- Bots pretending to be a Google bot – 12% of the web application attacks
- Application DDoS – 9% of the sample Barracuda researchers analysed
- Visa was the clear focus with more than three-quarters of attacks; Mastercard, Diners, and American Express at much smaller volumes
- Fuzzing attacks, injection attacks, fake bots, App DDoS and blocked bots are the top five attacks performed
February 16, 2021: In December, Barracuda Networks, a trusted partner and a leading provider of cloud-enabled security solutions, identified automated attacks using bots to exploit vulnerabilities in web applications. The top five attacks using automated tools were fuzzing attacks, injection attacks, fake bots, App DDoS and blocked bots. Cybercrime has become a massive business, and scammers are increasingly turning to bots and automation to make their attacks more efficient and effective and help them avoid detection.
Automated attacks use bots to try to exploit vulnerabilities in web applications. These attacks can range from fake bots posing as Google bots to avoid detection to application DDoS trying to crash a site by subtly overloading the application. Barracuda researchers analyzed a sample of two months of blocked data on web application attacks and found a massive number of automated attacks. Nearly 20% the attacks detected were fuzzing attacks, trying to find the points at which applications break to exploit. Injection attacks were the next at about 12%, and most of the attackers were using automated tools like sqlmap to try getting into the applications. They have been the top attack in the latest OWASP Top 10 and have been present in every iteration since the first list. They show no sign of going away given the relative ease of execution and the possibility of large returns for the cybercriminals.
Bots pretending to be a Google bot or similar accounted for just over 12% of the web application attacks. Application DDoS (distributed denial of service) was surprisingly dominant, making up more than 9% of the sample Barracuda researchers analyzed, and it was being executed across all geographies. Meanwhile, only a small portion of attacks (less than 2%) come from bots blocked by site admins.
An overwhelming number of data exfiltration attempts seen in the sample were for credit card numbers and social security numbers, etc. Visa was the clear focus, accounting for more than three-quarters of these attacks. This was followed distantly by JCB with more than 20%, and Mastercard, Diners, and American Express at much smaller volumes.
Speaking on the threat spotlight, Murali Urs, Country Manager-India, Barracuda Networks, commented, “While analyzing the current state of encryption, our researchers identified that even though it can prevent a variety of attacks like man-in-the-middle, and provides one layer of protection for users visiting websites, attacks can still occur within the stream. Nearly 92% of the traffic Barracuda researchers analyzed over the two-month period is HTTPS whereas less than 10% of traffic is served over HTTP. This is encouraging progress and good news for the state of web application security. Our researchers have also recognised the dominance of Chrome as the most popular browser used for 47% of the traffic, followed by Safari, which accounted for 34% of usage. Surprisingly, corporate systems that preferred Internet Explorer are moving on to Edge while Firefox is losing ground to it.”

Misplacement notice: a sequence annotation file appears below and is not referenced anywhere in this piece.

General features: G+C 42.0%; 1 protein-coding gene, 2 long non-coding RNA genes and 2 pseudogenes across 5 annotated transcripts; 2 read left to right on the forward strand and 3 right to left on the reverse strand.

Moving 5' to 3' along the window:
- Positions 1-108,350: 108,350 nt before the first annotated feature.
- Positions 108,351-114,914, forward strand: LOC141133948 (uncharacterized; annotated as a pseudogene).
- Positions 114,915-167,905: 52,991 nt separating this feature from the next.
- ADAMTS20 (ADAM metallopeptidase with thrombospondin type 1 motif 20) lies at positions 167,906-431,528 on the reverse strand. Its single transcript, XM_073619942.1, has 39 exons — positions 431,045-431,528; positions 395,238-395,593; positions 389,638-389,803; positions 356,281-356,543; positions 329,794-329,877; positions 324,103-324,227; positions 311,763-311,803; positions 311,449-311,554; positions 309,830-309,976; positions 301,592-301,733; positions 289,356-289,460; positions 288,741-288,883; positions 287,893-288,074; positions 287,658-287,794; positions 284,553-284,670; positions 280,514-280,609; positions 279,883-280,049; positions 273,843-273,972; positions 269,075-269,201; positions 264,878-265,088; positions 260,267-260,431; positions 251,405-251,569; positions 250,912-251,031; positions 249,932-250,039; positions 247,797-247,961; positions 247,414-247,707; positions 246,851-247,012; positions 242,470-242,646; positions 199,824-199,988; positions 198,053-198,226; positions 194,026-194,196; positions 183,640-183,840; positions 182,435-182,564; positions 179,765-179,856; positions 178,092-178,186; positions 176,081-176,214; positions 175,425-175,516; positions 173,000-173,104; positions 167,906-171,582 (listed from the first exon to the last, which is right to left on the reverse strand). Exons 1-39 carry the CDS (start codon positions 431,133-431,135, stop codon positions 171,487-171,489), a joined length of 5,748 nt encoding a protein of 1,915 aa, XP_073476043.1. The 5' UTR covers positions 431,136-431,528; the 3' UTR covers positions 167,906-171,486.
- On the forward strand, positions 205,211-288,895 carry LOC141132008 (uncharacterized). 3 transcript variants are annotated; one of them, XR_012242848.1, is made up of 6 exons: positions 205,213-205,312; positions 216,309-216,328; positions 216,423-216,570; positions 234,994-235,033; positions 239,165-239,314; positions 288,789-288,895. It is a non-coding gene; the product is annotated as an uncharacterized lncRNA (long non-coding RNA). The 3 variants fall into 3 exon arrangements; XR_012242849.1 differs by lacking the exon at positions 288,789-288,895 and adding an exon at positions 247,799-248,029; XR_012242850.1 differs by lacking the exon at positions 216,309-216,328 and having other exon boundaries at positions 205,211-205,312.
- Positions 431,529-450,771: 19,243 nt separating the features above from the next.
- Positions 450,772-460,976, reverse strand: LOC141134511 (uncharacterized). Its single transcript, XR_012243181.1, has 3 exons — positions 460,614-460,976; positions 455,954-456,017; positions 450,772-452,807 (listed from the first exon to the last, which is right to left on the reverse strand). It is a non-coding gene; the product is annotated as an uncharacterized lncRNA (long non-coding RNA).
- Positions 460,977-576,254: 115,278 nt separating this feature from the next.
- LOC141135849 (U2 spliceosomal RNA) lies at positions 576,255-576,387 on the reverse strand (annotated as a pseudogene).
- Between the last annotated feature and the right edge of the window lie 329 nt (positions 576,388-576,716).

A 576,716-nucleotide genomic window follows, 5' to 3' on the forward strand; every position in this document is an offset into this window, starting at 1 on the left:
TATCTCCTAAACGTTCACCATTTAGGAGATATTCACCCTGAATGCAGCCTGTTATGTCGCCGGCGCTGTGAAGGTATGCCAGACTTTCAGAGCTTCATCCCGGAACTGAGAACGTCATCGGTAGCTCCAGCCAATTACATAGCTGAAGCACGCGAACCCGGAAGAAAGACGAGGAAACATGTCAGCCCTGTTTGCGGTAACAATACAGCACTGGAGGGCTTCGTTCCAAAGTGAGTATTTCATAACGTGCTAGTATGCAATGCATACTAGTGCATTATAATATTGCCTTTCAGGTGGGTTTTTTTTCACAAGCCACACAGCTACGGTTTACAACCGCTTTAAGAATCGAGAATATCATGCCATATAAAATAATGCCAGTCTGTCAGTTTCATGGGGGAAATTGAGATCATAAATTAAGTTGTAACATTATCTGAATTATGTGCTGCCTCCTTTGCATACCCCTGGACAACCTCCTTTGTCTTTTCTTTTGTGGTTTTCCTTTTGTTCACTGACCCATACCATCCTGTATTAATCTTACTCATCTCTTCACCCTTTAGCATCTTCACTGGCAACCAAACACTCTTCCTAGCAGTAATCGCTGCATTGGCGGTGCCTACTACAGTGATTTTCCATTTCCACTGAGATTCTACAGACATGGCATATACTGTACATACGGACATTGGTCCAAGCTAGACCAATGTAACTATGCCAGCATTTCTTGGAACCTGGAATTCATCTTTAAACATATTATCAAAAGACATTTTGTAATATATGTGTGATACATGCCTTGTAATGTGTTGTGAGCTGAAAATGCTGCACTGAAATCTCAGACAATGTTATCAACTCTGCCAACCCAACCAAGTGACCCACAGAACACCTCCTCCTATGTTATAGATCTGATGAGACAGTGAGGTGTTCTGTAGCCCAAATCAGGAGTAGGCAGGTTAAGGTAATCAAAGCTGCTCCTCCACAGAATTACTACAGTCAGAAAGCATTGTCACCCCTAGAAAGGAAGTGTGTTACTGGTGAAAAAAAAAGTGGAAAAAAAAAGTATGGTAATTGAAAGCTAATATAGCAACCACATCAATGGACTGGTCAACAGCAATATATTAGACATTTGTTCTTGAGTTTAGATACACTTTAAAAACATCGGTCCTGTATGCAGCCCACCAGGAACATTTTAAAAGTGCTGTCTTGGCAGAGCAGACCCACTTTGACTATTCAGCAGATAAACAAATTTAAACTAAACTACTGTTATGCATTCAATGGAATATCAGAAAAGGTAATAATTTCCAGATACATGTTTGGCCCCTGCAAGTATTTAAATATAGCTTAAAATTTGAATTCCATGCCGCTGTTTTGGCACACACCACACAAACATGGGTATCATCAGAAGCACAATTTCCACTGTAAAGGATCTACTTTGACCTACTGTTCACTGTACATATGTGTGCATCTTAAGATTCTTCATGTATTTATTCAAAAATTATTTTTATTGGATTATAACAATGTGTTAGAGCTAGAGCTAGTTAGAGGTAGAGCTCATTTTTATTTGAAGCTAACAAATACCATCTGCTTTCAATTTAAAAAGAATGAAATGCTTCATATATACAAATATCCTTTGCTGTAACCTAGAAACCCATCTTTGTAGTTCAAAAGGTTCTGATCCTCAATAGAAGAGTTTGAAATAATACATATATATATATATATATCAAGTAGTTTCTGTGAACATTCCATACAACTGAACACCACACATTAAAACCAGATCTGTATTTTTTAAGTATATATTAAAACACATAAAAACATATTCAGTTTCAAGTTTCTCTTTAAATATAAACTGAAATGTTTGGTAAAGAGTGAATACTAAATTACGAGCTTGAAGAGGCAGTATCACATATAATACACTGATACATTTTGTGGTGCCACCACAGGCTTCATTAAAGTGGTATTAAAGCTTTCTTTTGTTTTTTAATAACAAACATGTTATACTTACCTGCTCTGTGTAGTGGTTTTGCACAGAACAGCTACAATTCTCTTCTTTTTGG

With online shopping expected to continue in full swing in the post-pandemic world, eCommerce teams should start taking necessary steps to safeguard their applications against bad bots. They must install a well-configured web application firewall as a service solution and make sure that the application security solutions include anti-bot protection to effectively detect advanced automated attacks. eCommerce websites should further turn on credential stuffing protection to prevent account takeover.
To safeguard web applications against newer attacks, such as bots and API attacks, defenders can be overwhelmed at times due to the number of solutions required. The good news is that these solutions are consolidating into WAF/WAF-as-a-Service solutions, also known as Web Application and API Protection services (WAAP). Organizations should look for solutions that include bot mitigation, DDoS protection, API security, and credential stuffing protection — and make sure it is properly configured.
It is also important to stay informed about current threats and how they are evolving as the new attacks have fewer protections and they tend to be let through due to a lack of understanding and, in some cases, shadow applications being deployed without appropriate protections.